I spent the day with my son yesterday, and I observed he was a little restless. He wanted to get some friends together but they were busy. We talked about various things he felt like doing, and then he asked me if he could build a hammock in the backyard. I said, “sure” and he headed out with a bunch of duck tape. (Don’t ask).
Later I went out to see how things were going and he seemed quite content and happy to be working on his project. This got me thinking about how things change as our lives go on. I remember being a little younger than him and being kind of restless and lonely when I was playing outside by myself one day. I really wanted some friends to come by so we could do something. Anything. I was a tomboy and I loved being outside, but not really by myself. What fun was that?
Well, skip ahead several decades, and now I find myself loving being alone. Craving it and not always getting enough of it. Last year I came upon this essay written by Oprah Winfrey and it resonated with me. I’d like to share it with you. This is from the October, 2014 issue of O magazine:
Most people would be surprised to know how much time I spend alone. Not lonely. Just alone. With myself.
It’s become a running joke between Gayle and me, ever since our infamous cross-country road trip in 2006, when I put on headphones to “be alone with my thoughts.” Sometimes when she calls, she’ll say, “Whatcha doin? Being alone with your thoughts?”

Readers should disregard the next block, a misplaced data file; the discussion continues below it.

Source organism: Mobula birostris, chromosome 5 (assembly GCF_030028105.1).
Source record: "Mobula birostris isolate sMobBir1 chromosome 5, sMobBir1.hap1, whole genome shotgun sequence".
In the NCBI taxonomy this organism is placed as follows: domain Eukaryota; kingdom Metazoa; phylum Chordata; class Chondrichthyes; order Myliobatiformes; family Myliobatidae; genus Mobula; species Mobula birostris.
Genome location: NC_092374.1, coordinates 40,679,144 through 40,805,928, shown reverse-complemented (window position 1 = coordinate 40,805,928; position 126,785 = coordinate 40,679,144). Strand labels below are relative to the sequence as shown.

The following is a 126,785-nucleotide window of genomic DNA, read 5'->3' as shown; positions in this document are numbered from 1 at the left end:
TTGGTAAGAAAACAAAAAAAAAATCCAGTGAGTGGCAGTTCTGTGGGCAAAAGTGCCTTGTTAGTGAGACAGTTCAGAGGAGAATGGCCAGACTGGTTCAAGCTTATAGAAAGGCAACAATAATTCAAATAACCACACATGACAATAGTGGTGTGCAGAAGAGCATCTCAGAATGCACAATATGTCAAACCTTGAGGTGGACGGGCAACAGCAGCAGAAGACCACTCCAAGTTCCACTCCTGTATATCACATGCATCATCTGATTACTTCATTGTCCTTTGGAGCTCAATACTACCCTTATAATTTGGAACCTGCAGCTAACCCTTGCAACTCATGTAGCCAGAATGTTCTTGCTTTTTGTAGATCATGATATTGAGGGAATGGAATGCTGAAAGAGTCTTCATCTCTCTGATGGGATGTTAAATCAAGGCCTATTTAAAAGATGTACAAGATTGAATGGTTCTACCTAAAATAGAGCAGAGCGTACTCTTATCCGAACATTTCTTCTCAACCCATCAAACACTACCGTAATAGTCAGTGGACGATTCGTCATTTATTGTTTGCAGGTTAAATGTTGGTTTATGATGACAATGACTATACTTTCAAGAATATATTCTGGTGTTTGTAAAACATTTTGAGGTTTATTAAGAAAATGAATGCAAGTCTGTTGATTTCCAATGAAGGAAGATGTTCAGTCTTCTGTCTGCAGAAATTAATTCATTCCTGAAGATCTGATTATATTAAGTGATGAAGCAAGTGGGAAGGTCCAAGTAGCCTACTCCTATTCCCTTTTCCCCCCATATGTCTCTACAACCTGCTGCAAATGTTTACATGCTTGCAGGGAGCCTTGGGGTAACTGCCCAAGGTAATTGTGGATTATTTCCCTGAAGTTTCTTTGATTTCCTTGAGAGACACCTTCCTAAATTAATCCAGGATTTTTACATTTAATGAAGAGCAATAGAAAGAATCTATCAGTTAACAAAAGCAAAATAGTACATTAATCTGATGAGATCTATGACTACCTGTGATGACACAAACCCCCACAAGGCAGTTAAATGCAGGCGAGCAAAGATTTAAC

Yes, I often am. I crave silence. It’s how I balance out the volume that’s necessary to run a network and a magazine and remain somewhat sociable.
What makes me me is being able to return to stillness. Like now: sitting and hearing nothing but the undercurrent hum of my house.
I could be this way for days–fully present. No TV. No radio. No iPod. Nothing to distract me from the words I’m writing on this page.
In my youth, I’d find it odd to be at a party surrounded by loud music and dancing and laughing, and suddenly think, I’ve had enough. I’d rather be home. I often said yes to events I didn’t want to attend, because who would say no to the big-deal happening of the moment, whatever it might be?
I didn’t want to “miss anything.”
Now I know for sure: The only thing you shouldn’t miss is what matters to you.
What I used to consider a quirk, I now fully accept as a part of being true to myself. And I hope you do the same.